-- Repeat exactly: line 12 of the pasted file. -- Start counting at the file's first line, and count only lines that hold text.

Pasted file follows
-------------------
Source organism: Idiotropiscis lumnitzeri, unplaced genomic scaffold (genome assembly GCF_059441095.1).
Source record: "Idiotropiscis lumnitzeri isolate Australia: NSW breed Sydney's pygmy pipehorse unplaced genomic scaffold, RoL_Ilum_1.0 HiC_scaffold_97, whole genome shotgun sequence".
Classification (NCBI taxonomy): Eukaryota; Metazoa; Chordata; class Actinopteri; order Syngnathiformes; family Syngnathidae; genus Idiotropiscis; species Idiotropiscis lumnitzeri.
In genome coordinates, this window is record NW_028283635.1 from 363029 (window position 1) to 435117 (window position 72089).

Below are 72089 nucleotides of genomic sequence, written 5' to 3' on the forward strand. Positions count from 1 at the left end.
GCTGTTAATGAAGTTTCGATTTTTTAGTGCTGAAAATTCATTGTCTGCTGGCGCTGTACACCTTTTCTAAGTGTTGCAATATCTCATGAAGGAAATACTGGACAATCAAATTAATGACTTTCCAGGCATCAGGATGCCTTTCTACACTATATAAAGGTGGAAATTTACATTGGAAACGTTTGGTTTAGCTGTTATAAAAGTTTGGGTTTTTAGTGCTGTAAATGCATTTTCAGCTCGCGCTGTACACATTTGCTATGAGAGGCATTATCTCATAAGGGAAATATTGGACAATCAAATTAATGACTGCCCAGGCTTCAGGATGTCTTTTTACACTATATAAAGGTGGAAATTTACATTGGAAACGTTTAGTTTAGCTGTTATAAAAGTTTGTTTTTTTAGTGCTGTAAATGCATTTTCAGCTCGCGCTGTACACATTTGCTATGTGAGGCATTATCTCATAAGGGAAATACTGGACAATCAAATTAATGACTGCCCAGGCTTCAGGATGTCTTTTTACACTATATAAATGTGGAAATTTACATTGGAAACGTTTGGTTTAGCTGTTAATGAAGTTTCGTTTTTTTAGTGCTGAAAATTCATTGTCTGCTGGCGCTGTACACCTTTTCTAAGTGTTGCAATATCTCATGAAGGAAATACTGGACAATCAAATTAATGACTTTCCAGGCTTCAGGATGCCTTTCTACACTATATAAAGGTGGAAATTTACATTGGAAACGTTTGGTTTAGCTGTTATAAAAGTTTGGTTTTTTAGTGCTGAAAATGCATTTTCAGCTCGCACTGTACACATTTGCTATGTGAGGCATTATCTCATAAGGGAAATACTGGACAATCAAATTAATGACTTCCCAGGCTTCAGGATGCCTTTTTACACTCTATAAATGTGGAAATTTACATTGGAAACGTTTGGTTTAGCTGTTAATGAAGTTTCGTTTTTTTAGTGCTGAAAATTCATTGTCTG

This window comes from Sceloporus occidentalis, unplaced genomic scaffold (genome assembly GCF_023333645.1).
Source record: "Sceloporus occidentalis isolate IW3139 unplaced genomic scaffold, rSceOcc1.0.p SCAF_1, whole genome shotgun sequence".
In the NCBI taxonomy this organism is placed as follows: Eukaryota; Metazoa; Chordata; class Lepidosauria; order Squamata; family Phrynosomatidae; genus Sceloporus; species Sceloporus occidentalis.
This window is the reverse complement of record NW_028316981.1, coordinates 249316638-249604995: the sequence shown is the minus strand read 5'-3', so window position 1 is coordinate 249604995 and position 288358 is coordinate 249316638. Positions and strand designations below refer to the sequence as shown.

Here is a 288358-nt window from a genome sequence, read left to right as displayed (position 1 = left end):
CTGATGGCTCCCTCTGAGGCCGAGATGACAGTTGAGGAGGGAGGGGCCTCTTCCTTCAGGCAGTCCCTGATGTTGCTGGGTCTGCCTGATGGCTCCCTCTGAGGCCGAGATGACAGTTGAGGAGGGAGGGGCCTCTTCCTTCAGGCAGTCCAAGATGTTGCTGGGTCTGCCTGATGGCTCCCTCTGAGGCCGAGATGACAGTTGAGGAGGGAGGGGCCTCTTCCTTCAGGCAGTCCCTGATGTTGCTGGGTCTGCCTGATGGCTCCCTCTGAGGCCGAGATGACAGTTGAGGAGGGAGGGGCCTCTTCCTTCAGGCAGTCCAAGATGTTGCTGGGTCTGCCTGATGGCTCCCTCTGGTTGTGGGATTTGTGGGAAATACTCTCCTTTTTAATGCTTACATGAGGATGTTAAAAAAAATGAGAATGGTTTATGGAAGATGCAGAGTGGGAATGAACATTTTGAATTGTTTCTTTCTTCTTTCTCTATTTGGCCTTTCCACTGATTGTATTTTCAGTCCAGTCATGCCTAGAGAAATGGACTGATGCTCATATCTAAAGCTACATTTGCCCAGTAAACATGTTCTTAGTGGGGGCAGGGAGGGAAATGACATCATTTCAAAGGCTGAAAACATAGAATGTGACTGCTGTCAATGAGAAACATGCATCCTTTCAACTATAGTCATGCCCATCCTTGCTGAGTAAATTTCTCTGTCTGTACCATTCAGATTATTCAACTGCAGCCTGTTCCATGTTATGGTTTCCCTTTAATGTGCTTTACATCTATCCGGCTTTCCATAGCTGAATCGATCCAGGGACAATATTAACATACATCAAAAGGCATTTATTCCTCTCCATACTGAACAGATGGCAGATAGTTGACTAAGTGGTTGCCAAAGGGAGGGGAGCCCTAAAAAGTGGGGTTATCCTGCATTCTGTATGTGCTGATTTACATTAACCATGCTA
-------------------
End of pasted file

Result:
CTGATGGCTCCCTCTGAGGCCGAGATGACAGTTGAGGAGGGAGGGGCCTCTTCCTTCAGGCAGTCCCTGATGTTGCTGGGTCTGCCTGATGGCTCCCTCTGAGGCCGAGATGACAGTTGAGGAGGGAGGGGCCTCTTCCTTCAGGCAGTCCAAGATGTTGCTGGGTCTGCCTGATGGCTCCCTCTGAGGCCGAGATGACAGTTGAGGAGGGAGGGGCCTCTTCCTTCAGGCAGTCCCTGATGTTGCTGGGTCTGCCTGATGGCTCCCTCTGAGGCCGAGATGACAGTTGAGGAGGGAGGGGCCTCTTCCTTCAGGCAGTCCAAGATGTTGCTGGGTCTGCCTGATGGCTCCCTCTGGTTGTGGGATTTGTGGGAAATACTCTCCTTTTTAATGCTTACATGAGGATGTTAAAAAAAATGAGAATGGTTTATGGAAGATGCAGAGTGGGAATGAACATTTTGAATTGTTTCTTTCTTCTTTCTCTATTTGGCCTTTCCACTGATTGTATTTTCAGTCCAGTCATGCCTAGAGAAATGGACTGATGCTCATATCTAAAGCTACATTTGCCCAGTAAACATGTTCTTAGTGGGGGCAGGGAGGGAAATGACATCATTTCAAAGGCTGAAAACATAGAATGTGACTGCTGTCAATGAGAAACATGCATCCTTTCAACTATAGTCATGCCCATCCTTGCTGAGTAAATTTCTCTGTCTGTACCATTCAGATTATTCAACTGCAGCCTGTTCCATGTTATGGTTTCCCTTTAATGTGCTTTACATCTATCCGGCTTTCCATAGCTGAATCGATCCAGGGACAATATTAACATACATCAAAAGGCATTTATTCCTCTCCATACTGAACAGATGGCAGATAGTTGACTAAGTGGTTGCCAAAGGGAGGGGAGCCCTAAAAAGTGGGGTTATCCTGCATTCTGTATGTGCTGATTTACATTAACCATGCTA